Rdg

Fig. 6.40 (a) Readout from a permittivity biomass meter, (b) Profile of total solids and viable yeast count measured in-line during initial run-down of an 8 hi pilot scale cylindroconical fermenter (redrawn from Boulton & Clutterbuck, 1993).

'racking'. Management of this process is dependent on the type of fermentation and the beer quality. The essential features of this stage are control of yeast count and temperature. In addition, it is important to prevent increase in oxygen concentration in the beer as it passes onto the next phase of processing.

In traditional fermentation systems the style of vessel, the yeast strain used and the way the process is managed ensure that the yeast count at the end of fermentation is that which is required. In particular, there has usually been an element of 'natural selection' such that a yeast strain with appropriate properties has been chosen. The essential flexibility of modern fermentation systems, which allow the production of many beer types, is countered by the need to provide a means of controlling the yeast count during racking.

In the case of traditional top-fermented beers, moderate cooling is applied at the end of primary fermentation, usually to between 10 and 15°C. During vessel rundown, the aim is to achieve a suspended yeast count in the region of 1 x 106 cells ml 1

and a residual fermentable extract equivalent to roughly 0.75°Plato. Occasionally silica-based auxiliary finings may be added to fermenter, after cooling, to precipitate proteinaceous materials and promote better fining activity in cask. In some cases, the beer may be fully attenuated, in which case priming sugars are added later in the process to provide fermentable carbohydrate to fuel secondary fermentation. Some breweries reduce the yeast count to a minimum value during racking by the use of a continuous centrifuge, the operation of which is described subsequently. In this case, a further inoculum is made to provide yeast for secondary fermentation. This approach has the advantage that another yeast strain may be selected for use in the secondary fermentation, different to that used in primary fermentation.

For traditional lager fermentations, the required residual extract is 0.5-l°Plato, similar to that for top-fermented ales, however, a yeast count of 2-4 x 106 cells ml Ms required. Racking temperatures are lower than for ales, typically 4-8°C. During transfer to the lagering tanks, it is essential to ensure that the process is anaerobic. Thus, the connecting main and destination tank must be purged with carbon dioxide to remove air before transferring the beer. Where modern vessels are used for the production of chilled and filtered beers, where there is no secondary fermentation, it is necessary to reduce the residual yeast count as much as possible. This is achieved by passing the beer through a continuous centrifuge of a similar type to that shown in Fig. 6.41. This is a cylindrical device constructed of hygienic stainless steel. The cylinder contains a vertically arranged assembly of rapidly rotating discs. Green beer is introduced into the base of the centrifuge where it is thrown onto the discs. Yeast cells and other solids migrate across the surface of the discs from the centre to the outside, under the influence of the centrifugal forces, whilst the clarified beer passes through and exits from the top of the centrifuge. At the outer edge of the discs, the solids are thrown against the inner wall of the centrifuge bowl. At regular intervals,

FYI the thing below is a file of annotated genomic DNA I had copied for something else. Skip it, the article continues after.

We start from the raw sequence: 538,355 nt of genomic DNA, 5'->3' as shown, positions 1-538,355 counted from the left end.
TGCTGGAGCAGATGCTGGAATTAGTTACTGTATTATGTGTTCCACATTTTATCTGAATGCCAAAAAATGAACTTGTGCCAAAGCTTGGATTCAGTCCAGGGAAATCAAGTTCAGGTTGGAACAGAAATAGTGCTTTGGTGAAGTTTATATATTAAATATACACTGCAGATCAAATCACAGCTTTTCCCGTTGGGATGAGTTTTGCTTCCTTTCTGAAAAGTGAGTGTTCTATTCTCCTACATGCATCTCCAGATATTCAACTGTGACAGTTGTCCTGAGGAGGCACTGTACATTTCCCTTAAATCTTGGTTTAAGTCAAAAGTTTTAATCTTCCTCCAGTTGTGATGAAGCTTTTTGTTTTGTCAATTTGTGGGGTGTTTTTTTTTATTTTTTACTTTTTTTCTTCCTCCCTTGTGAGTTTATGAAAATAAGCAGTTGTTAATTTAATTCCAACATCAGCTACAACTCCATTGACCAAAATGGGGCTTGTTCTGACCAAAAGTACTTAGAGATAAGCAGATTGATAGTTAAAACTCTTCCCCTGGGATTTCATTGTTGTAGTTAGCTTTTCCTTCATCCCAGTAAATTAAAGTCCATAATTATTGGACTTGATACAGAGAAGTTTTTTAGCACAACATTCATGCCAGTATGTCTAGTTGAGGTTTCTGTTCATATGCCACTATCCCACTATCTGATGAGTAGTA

Solids discharge

Green beer inflow

Solids discharge

Green beer inflow

Fig. 6.41 Cross-sectional view of a continuous intermittent discharge centrifuge.

the two halves of the centrifuge bowl open automatically and the accumulated solids are discharged into a separate collection main.

Centrifuges operate at a constant speed. The efficiency of separation of solids from beer is controlled by adjustment of the number of discs and regulation of the flow rate. The solids discharge is directed towards storage tanks, prior to being sent to a press, where the beer is recovered and the yeast disposed of. Rarely, the yeast may be recovered and utilised for re-pitching (Donnelly & Hurley, 1996).

Brew Your Own Beer

Brew Your Own Beer

Discover How To Become Your Own Brew Master, With Brew Your Own Beer. It takes more than a recipe to make a great beer. Just using the right ingredients doesn't mean your beer will taste like it was meant to. Most of the time it’s the way a beer is made and served that makes it either an exceptional beer or one that gets dumped into the nearest flower pot.

Get My Free Ebook


Post a comment